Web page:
Shashi Tharoor
“A lovely, diverting and moving tale of contemporary Kabul, about love, courage, passion, tyranny and cricket. Murari has an uncommon tale to tell, and does so with imagination and empathy.”
Shelf Awareness
“A compelling novel about cricket in war-torn Kabul, narrated by a young woman who refuses to be silenced by the Taliban.”
Library Journal
When the Taliban's Ministry for the Propagation of Virtue and the Prevention of Vice announces that they are sponsoring a cricket tournament, with the winning team receiving training in Pakistan, the brother and cousins of Rukhsana, a female journalist living in Kabul, Afghanistan, see it as their means of escape from the oppressive regime. Disguised as a man, Rukhsana, who learned cricket while at college in India, trains her male relatives. Meanwhile, she plans her own escape via her fiancé in America, a man she doesn't love. VERDICT Fans of Khaled Hosseini's The Kite Runner will here find a similarly uplifting story about good people surviving their horrific circumstances. Murari finds flashes of humor in unexpected places, such as a scene in which Rukhsana and her grandmother learn to walk in a burka. Some plot contrivances toward the end defy plausibility, and the characters other than Rukhsana are thinly drawn, but overall Murari has crafted a tense, compelling story.—Christine DeZelar-Tiedman, Univ. of Minnesota Libs., Minneapolis
Kirkus Reviews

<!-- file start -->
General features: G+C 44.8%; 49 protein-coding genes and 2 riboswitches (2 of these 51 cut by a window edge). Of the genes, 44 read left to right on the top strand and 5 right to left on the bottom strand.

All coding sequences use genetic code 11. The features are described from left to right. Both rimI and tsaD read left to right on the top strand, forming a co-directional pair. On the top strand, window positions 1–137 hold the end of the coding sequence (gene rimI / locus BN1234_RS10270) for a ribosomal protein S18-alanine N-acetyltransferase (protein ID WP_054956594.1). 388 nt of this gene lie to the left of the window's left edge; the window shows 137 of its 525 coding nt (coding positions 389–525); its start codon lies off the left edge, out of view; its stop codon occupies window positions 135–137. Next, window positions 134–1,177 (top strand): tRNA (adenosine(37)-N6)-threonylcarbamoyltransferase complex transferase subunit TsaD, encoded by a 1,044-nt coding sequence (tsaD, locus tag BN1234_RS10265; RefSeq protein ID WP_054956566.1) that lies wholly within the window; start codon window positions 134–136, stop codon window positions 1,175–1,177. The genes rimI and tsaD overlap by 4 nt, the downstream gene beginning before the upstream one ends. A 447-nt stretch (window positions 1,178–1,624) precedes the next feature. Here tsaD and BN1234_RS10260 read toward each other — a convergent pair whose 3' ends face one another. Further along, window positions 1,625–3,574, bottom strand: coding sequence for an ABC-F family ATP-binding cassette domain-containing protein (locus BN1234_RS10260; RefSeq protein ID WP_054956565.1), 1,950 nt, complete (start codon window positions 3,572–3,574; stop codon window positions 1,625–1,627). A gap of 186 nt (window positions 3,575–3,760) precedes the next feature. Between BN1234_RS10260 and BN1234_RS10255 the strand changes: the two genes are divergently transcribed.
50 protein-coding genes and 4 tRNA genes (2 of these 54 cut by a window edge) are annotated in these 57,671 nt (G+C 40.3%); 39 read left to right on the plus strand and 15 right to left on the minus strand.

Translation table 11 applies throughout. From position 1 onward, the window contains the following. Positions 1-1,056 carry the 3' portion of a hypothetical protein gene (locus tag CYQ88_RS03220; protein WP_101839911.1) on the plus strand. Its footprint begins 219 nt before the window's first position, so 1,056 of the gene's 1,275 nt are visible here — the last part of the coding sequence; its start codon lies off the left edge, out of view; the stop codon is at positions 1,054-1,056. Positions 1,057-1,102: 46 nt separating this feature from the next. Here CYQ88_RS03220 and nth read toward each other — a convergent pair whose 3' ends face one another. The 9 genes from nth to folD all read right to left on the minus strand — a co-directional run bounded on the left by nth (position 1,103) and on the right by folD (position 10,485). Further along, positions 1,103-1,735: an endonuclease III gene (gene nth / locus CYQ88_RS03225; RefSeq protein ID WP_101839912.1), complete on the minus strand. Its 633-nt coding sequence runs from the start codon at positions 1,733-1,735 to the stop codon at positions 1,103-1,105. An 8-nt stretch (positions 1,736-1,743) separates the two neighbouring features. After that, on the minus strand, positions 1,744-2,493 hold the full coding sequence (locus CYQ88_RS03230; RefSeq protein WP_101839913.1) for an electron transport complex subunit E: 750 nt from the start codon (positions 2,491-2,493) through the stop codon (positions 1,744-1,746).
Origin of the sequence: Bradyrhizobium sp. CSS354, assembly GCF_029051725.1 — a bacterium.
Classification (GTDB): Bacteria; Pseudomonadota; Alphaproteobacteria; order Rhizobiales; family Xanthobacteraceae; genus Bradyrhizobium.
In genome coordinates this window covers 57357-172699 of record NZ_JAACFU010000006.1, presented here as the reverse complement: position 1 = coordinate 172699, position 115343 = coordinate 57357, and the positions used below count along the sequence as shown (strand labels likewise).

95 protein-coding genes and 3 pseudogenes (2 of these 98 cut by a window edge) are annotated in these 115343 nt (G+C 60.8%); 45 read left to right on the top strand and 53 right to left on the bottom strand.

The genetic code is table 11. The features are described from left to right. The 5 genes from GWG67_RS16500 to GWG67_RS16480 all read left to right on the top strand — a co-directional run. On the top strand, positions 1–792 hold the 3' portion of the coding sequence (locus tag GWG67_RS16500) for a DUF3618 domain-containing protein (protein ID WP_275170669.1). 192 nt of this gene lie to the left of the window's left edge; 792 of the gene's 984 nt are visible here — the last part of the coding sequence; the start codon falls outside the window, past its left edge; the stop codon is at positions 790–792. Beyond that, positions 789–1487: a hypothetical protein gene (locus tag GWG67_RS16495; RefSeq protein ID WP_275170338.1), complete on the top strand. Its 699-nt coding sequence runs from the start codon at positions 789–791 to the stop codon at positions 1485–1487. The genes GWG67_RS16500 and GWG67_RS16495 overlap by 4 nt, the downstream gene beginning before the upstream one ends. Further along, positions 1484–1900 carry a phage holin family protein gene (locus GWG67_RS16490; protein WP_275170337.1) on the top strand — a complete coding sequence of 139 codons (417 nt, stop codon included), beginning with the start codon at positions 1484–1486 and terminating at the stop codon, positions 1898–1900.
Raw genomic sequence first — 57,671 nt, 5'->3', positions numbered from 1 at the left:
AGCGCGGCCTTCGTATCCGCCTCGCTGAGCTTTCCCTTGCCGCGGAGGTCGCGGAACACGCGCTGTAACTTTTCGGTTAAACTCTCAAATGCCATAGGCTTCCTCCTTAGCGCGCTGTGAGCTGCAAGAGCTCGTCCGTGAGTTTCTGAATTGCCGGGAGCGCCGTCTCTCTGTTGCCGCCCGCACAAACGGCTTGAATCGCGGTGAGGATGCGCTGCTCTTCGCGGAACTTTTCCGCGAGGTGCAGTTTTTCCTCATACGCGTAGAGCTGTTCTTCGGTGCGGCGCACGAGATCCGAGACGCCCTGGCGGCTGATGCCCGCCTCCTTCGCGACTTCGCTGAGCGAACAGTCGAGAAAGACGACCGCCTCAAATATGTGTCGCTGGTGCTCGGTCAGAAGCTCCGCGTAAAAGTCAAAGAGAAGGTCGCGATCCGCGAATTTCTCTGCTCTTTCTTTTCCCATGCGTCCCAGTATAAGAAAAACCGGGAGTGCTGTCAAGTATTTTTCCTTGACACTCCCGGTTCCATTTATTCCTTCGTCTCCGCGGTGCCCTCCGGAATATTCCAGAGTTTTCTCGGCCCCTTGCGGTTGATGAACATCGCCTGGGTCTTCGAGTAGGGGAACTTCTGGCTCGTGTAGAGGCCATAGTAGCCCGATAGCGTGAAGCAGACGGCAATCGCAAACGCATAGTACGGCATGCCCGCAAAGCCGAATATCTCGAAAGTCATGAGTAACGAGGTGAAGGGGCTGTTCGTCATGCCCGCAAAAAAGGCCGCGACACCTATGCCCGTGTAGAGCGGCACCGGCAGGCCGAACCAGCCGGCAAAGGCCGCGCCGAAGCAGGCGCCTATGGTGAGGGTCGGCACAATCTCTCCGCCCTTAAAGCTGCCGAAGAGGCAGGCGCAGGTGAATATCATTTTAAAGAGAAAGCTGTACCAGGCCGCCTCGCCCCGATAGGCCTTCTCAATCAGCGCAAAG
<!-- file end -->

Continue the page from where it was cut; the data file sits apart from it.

Indian filmmaker and novelist Murari (Taj, 2005, etc.) offers a romantic feel-good about Afghanistan circa 2000, not without its share of grim fundamentalism but heavy on the optimism. Educated Afghanis who chafe under the harsh restrictions of the fundamentalist government, plucky 24-year-old Rukhsana and her 16-year-old brother, Jahan, live with their cancer-ridden widowed mother in Kabul. No longer allowed to work as a journalist, Rukhsana still manages to send out anonymous stories of life under Taliban rule to the Hindustan Times in Delhi where she lived with her family in happier times--she attended college and fell in love with Hindu Veer although she gave him up when she returned to Afghanistan, knowing her parents would not approve. One day she and other journalists are called to the Ministry for the Propagation of Virtue and the Prevention of Vice by Zorak Wahidi, the same man who slapped and physically threatened Rukhsana at a newspaper office four years earlier. Wahidi announces that the Taliban is forming a cricket team as a propaganda tool to show the government's capacity for civility and sportsmanship. The newspapers are to announce that a competition will be held among Afghani teams to decide who gets to compete internationally in Pakistan. Rukhsana, who played cricket on her college team in Delhi, realizes that cricket may be the way to get Jahan out of Afghanistan. She puts together a team of cousins, all of whom want to escape Afghanistan, and disguises herself as a man in order to coach the ragtag band into a competitive force within three short weeks. Fortunately she is wearing her fake beard and goes unrecognized when Wahidi's even more malevolent brother shows up to announce that Wahidi wants to marry Rukhsana. The stakes for winning the cricket match have increased dramatically. Not to worry, Rukhsana is not only smart, beautiful, loyal and beloved, she and her ever-growing band of conspirators are also darn lucky. Readers will be of two minds, whether Murari's Bend It Like Beckham approach to Taliban repression is trivializing or uplifting.